Monday, September 24, 2007

Some of The Wit and Humor of Henry M. Tanner and Stories We Heard Around The Tanner Homes

My Top Twenty from “Some of The Wit and Humor of Henry M. Tanner and Stories We Heard Around The Tanner Homes”

Speaking of a rather egotistical young man, Henry said he would like to buy him for what he was worth and sell him for what he thought he was worth.

Of a child who takes more food on his plate than he will eat, “His eyes are bigger than his stomach.”

Two horsemen were riding their horses in thick brush and trees. The lead man caught hold of a limb of a tree and held on to it as long as he could, then let go. It knocked the other fellow off his horse and also wounded his pride. When he complained, the first man said, “Imagine what it would have done to you if I had not held on as long as I did.”

When one of the neighbors complimented his friend about how fat his horses were, the friend replied, “Yes, they sure are, and I can’t understand it. All I ever feed them is straw and that ain’t half threshed.”

There was a farmer who declared that a cedar post would last 100 years in the ground. Said his father had tried it many a time.

And there was the woman who said she had some stockings which had lasted her twenty years. Every other year she put new feet in them and the opposite years new legs.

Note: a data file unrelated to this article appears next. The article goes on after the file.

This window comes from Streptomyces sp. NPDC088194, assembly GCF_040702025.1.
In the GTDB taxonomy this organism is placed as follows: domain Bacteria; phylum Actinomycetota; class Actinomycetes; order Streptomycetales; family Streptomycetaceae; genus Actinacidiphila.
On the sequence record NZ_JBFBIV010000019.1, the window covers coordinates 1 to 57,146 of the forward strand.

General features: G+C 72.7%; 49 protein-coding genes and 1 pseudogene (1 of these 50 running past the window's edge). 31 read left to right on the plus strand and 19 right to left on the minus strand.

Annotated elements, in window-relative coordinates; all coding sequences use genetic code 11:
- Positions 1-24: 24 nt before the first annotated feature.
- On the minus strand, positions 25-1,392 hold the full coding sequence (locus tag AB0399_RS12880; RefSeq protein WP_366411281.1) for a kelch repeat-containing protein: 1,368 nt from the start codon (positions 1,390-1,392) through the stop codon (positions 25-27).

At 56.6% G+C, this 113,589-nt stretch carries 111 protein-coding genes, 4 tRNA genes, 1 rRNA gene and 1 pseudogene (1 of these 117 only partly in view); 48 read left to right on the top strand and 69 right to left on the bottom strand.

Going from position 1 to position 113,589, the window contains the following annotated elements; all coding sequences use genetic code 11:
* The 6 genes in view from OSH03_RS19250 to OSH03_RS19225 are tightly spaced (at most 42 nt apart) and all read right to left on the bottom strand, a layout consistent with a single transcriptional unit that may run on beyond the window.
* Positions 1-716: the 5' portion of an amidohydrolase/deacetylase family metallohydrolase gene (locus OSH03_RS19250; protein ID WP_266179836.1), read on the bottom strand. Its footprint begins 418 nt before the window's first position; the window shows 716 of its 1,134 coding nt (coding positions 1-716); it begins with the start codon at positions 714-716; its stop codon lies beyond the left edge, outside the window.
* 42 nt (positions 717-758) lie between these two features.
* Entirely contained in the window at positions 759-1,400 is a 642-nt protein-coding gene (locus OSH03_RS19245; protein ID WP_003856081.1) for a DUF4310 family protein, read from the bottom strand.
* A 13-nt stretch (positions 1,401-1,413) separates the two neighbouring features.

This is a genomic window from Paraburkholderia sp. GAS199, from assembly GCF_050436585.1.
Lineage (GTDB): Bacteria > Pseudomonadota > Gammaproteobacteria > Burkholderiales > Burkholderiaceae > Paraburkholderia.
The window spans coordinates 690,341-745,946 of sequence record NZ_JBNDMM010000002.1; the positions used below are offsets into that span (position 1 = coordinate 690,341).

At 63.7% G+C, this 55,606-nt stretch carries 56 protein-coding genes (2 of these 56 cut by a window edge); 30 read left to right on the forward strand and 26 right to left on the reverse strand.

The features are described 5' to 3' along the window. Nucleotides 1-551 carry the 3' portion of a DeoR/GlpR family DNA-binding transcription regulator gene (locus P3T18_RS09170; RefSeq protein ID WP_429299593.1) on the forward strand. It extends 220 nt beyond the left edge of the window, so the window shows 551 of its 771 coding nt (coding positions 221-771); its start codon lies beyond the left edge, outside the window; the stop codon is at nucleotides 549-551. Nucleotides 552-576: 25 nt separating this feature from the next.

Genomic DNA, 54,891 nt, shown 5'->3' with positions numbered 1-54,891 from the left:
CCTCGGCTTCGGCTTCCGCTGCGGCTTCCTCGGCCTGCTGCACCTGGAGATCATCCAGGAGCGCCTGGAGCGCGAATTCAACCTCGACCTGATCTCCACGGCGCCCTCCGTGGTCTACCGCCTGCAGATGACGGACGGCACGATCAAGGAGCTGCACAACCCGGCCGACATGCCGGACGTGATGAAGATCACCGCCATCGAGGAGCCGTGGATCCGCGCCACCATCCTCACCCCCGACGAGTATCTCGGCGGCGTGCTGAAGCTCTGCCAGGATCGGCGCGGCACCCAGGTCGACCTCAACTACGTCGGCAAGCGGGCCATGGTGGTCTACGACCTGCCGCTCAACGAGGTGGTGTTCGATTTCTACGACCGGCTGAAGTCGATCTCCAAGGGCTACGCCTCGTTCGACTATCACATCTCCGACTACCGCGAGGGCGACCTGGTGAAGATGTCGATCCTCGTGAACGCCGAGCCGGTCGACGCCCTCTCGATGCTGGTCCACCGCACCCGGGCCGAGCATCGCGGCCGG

One boy is a boy; two boys are half a boy; and three boys are no boy at all.

A group going out camping persuaded one of its members to do the cooking. He consented with the understanding that anyone who complained about the food would take his place as cook. His first batch of biscuits were pretty bad. A member of the group exclaimed, “These biscuits are burned black on the outside, and are dough in the middle.” Then he remembered the cooking arrangement, and quickly added, “But it’s just the way I like ‘em.”

A father sent his two sons out to hoe in the garden. Presently he came out to inspect the work. “Who hoed this row?” he asked, as if displeased. The older boy replied, “Joe did.” “And who hoed this one?” the father asked. Again the reply, “Joe did.” After asking the same question and getting the same reply two or three times more, he said, “It looks to me like Joe has done his share. He can come into the house and you can do some hoeing now.”

When one of the men working in a scraping circle with horses and scrapers was reprimanded for being so slow and holding up all the others, he answered, ‘What do you mean being slow. Why I’ve been leading this circle all day.’”
When some of the children were racing around in the camp he used the term, “like a flea in a hot skillet.” And of a boy making too much noise, yelling, etc., he said, “He is as holler as a gunnysack.”

Jim Hansen was greatly amused when Henry Tanner, after killing and dressing a rabbit and frying it for dinner, called to Roy to come and “wrap yourself around this rabbit.”